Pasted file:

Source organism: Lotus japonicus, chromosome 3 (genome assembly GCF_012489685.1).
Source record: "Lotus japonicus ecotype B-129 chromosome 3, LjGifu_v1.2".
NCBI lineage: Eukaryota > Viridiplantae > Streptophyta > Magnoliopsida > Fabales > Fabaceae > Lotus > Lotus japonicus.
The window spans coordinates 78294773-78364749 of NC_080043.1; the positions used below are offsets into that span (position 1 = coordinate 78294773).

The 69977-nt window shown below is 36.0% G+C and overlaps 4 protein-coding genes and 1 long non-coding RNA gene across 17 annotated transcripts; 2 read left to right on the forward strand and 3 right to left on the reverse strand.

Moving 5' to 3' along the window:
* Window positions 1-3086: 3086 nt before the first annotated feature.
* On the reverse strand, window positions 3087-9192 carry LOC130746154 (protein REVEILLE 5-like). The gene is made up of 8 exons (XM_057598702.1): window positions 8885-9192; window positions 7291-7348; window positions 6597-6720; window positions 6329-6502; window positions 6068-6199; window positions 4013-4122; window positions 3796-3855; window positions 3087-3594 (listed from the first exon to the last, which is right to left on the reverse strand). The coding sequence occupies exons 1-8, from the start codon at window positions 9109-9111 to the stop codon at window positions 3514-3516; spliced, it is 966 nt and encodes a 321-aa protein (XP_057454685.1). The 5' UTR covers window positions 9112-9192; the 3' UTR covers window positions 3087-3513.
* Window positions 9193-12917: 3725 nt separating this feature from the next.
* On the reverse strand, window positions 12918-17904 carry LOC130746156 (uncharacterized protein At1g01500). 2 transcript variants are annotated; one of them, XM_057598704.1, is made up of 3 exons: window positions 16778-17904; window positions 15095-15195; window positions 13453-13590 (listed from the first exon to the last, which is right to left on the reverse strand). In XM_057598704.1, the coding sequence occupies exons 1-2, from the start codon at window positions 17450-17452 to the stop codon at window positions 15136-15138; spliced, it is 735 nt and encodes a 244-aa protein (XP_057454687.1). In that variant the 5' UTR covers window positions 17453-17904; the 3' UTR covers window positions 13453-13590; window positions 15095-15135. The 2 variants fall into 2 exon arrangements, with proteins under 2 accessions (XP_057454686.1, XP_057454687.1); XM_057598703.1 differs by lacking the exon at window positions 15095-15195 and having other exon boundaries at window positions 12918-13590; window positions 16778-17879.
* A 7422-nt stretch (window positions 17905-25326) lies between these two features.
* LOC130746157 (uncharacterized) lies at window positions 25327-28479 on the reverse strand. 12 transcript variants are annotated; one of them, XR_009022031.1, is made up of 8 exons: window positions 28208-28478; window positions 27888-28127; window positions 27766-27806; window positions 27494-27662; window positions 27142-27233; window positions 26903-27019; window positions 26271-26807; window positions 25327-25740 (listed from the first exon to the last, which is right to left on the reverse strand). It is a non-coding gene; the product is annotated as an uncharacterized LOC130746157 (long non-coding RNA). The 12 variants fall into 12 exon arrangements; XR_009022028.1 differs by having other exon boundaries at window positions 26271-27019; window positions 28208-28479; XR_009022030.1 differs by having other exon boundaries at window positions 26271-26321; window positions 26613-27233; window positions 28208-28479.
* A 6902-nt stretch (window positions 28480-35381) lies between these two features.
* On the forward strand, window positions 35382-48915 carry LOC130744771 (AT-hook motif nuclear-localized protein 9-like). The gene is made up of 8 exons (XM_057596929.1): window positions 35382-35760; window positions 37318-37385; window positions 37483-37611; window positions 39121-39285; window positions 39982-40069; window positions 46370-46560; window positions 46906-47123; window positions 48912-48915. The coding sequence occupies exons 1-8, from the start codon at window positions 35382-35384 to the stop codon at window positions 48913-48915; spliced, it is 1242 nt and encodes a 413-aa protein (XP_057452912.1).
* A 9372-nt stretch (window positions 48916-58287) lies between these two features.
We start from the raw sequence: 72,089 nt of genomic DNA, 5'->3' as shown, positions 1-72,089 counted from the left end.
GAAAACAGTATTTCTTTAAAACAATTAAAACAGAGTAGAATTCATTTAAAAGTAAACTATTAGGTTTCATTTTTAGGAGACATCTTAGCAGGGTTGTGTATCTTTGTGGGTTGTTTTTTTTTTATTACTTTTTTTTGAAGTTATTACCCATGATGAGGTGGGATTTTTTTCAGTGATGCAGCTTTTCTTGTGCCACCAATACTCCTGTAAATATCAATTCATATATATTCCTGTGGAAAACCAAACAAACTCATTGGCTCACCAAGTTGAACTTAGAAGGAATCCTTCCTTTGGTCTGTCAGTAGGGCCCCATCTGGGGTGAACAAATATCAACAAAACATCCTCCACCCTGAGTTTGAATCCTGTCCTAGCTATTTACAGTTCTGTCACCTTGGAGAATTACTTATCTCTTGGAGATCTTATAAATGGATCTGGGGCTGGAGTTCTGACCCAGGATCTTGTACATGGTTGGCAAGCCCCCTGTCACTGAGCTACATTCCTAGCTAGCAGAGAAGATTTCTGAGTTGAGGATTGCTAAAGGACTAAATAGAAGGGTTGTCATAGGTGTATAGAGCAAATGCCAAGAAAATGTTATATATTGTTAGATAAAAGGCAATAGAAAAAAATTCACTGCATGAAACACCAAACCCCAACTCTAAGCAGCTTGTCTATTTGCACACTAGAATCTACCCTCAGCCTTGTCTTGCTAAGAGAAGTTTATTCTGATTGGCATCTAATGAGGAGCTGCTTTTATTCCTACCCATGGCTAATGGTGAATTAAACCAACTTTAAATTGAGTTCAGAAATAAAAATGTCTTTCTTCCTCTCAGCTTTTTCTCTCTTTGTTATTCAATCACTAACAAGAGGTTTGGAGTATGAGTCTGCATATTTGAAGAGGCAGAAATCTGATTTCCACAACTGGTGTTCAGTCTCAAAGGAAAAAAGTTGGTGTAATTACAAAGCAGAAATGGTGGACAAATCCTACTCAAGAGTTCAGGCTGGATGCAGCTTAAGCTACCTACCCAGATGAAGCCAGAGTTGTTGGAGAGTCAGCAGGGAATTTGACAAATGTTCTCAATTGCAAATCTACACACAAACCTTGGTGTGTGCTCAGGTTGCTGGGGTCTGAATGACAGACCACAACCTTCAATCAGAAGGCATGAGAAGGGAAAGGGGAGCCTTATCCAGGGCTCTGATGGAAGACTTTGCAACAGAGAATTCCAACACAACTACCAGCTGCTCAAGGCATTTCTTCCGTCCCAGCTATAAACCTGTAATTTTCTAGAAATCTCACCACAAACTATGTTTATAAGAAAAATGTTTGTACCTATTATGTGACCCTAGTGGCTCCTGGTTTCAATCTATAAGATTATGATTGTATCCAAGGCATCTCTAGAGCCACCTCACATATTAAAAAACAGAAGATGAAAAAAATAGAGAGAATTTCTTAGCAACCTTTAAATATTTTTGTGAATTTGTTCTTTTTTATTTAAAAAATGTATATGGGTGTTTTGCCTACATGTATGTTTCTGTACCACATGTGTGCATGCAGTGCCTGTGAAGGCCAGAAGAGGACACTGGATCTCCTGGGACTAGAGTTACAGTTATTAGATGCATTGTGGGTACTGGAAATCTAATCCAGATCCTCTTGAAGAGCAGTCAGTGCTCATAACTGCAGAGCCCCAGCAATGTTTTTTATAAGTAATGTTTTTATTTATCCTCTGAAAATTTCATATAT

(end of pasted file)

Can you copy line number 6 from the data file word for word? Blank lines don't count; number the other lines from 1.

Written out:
Moving 5' to 3' along the window: